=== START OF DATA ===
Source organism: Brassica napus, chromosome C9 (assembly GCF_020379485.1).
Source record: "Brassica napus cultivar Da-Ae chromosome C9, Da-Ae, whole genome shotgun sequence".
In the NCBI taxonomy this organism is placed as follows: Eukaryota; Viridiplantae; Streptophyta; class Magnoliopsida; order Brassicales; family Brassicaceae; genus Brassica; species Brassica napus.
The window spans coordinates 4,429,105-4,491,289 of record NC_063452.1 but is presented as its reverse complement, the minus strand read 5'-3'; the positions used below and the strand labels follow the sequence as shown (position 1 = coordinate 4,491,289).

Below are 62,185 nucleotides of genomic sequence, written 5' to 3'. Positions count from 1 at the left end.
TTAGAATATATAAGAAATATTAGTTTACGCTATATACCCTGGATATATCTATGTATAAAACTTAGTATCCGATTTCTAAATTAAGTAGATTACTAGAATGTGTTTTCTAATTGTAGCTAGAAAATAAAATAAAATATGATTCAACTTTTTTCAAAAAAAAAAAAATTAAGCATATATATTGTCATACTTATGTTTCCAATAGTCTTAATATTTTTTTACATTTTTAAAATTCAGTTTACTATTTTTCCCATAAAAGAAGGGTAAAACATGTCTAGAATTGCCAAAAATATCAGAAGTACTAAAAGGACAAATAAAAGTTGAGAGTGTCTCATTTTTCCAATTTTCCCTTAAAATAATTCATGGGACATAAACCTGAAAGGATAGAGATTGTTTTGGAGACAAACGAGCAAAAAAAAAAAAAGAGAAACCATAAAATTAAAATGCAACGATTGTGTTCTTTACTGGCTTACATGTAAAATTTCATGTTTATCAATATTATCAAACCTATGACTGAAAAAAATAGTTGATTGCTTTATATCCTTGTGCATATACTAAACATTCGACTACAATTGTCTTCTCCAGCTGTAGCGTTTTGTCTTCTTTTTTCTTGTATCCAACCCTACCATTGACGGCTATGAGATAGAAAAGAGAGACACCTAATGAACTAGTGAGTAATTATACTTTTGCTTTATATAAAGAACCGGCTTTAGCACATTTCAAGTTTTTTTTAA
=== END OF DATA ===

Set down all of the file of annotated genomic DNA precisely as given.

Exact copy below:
Source organism: Brassica napus, chromosome C9 (assembly GCF_020379485.1).
Source record: "Brassica napus cultivar Da-Ae chromosome C9, Da-Ae, whole genome shotgun sequence".
In the NCBI taxonomy this organism is placed as follows: Eukaryota; Viridiplantae; Streptophyta; class Magnoliopsida; order Brassicales; family Brassicaceae; genus Brassica; species Brassica napus.
The window spans coordinates 4,429,105-4,491,289 of record NC_063452.1 but is presented as its reverse complement, the minus strand read 5'-3'; the positions used below and the strand labels follow the sequence as shown (position 1 = coordinate 4,491,289).

Below are 62,185 nucleotides of genomic sequence, written 5' to 3'. Positions count from 1 at the left end.
TTAGAATATATAAGAAATATTAGTTTACGCTATATACCCTGGATATATCTATGTATAAAACTTAGTATCCGATTTCTAAATTAAGTAGATTACTAGAATGTGTTTTCTAATTGTAGCTAGAAAATAAAATAAAATATGATTCAACTTTTTTCAAAAAAAAAAAAATTAAGCATATATATTGTCATACTTATGTTTCCAATAGTCTTAATATTTTTTTACATTTTTAAAATTCAGTTTACTATTTTTCCCATAAAAGAAGGGTAAAACATGTCTAGAATTGCCAAAAATATCAGAAGTACTAAAAGGACAAATAAAAGTTGAGAGTGTCTCATTTTTCCAATTTTCCCTTAAAATAATTCATGGGACATAAACCTGAAAGGATAGAGATTGTTTTGGAGACAAACGAGCAAAAAAAAAAAAAGAGAAACCATAAAATTAAAATGCAACGATTGTGTTCTTTACTGGCTTACATGTAAAATTTCATGTTTATCAATATTATCAAACCTATGACTGAAAAAAATAGTTGATTGCTTTATATCCTTGTGCATATACTAAACATTCGACTACAATTGTCTTCTCCAGCTGTAGCGTTTTGTCTTCTTTTTTCTTGTATCCAACCCTACCATTGACGGCTATGAGATAGAAAAGAGAGACACCTAATGAACTAGTGAGTAATTATACTTTTGCTTTATATAAAGAACCGGCTTTAGCACATTTCAAGTTTTTTTTAA